Pensions Crisis

The pensions crisis is a predicted difficulty in paying for corporate, state, and federal pensions in the U.S. and Europe, due to a difference between pension obligations and the resources set aside to fund them. Shifting demographics are causing a lower ratio of workers per retiree; contributing factors include retirees living longer (increasing the relative number of retirees), and lower birth rates (decreasing the relative number of workers, especially relative to the Post-WW2 Baby Boom). There is significant debate regarding the magnitude and importance of the problem, as well as the solutions.

For example, as of 2008 U.S. states had underfunded their pension programs by an estimated $1 trillion. The present value of unfunded obligations under Social Security as of August 2010 was approximately $5.4 trillion. In other words, this amount would have to be set aside today such that the principal and interest would cover the program's shortfall between tax revenues and payouts over the next 75 years.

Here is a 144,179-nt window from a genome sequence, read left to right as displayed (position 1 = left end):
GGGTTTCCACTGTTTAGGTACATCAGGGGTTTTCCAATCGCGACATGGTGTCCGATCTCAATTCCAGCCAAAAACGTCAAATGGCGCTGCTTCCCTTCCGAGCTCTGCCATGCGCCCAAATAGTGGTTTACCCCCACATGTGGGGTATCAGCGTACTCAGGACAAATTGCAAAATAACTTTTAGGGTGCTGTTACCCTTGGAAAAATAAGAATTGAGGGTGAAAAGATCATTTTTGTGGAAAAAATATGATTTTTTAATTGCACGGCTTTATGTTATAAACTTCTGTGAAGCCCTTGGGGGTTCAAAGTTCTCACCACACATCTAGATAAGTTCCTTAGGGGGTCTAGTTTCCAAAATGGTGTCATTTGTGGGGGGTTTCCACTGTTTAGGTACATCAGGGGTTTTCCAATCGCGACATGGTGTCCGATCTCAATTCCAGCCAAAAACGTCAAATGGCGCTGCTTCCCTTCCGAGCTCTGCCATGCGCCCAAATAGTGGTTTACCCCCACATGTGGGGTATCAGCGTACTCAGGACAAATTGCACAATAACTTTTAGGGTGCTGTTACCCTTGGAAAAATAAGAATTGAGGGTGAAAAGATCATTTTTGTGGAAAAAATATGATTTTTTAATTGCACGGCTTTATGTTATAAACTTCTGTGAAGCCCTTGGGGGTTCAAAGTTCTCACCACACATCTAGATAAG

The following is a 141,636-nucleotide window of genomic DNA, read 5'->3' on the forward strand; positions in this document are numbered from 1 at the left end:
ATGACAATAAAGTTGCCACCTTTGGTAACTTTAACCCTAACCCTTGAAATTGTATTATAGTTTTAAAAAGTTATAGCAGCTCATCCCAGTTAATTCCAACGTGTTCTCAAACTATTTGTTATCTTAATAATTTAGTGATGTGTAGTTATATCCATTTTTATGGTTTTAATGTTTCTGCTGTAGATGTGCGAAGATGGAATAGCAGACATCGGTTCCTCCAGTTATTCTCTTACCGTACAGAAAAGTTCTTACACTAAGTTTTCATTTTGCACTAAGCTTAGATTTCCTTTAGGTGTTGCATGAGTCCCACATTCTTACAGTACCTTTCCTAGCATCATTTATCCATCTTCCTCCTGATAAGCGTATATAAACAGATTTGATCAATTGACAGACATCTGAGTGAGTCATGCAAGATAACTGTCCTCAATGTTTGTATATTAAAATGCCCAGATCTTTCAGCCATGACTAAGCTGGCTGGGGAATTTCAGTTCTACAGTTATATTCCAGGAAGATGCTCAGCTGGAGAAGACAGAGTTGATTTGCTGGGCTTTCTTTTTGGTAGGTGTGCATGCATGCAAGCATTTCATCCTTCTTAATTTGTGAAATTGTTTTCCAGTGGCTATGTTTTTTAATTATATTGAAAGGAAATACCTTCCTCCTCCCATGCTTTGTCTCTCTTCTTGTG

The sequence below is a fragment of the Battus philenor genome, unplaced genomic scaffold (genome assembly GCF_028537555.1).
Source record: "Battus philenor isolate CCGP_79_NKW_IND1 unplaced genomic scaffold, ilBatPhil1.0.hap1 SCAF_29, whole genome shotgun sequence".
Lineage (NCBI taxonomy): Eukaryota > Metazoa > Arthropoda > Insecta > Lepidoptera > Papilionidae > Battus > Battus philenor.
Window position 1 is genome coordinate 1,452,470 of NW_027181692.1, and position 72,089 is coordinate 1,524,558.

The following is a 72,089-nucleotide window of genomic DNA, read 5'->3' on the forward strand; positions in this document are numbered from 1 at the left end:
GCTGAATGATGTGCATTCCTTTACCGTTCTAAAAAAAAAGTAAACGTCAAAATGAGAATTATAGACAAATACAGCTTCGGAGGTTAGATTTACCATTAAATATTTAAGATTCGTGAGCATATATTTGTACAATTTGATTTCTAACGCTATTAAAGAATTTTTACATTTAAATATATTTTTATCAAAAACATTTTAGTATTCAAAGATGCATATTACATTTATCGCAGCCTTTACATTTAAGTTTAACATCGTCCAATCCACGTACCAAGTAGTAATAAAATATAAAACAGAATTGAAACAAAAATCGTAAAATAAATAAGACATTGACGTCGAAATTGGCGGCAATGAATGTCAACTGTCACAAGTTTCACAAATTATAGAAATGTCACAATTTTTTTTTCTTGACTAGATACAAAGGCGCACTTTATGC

Reform ideas are in three primary categories: a) Addressing the worker-retiree ratio, via raising the retirement age, employment policy and immigration policy; b) Reducing obligations via shifting from defined benefit to defined contribution pension types and reducing future payment amounts (by, for example, adjusting the formula that determines the level of benefits); and c) Increasing resources to fund pensions via increasing contribution rates and raising taxes.

Read more about Pensions Crisis:  Background, Pension Computations, Solutions, Key Terms, See Also

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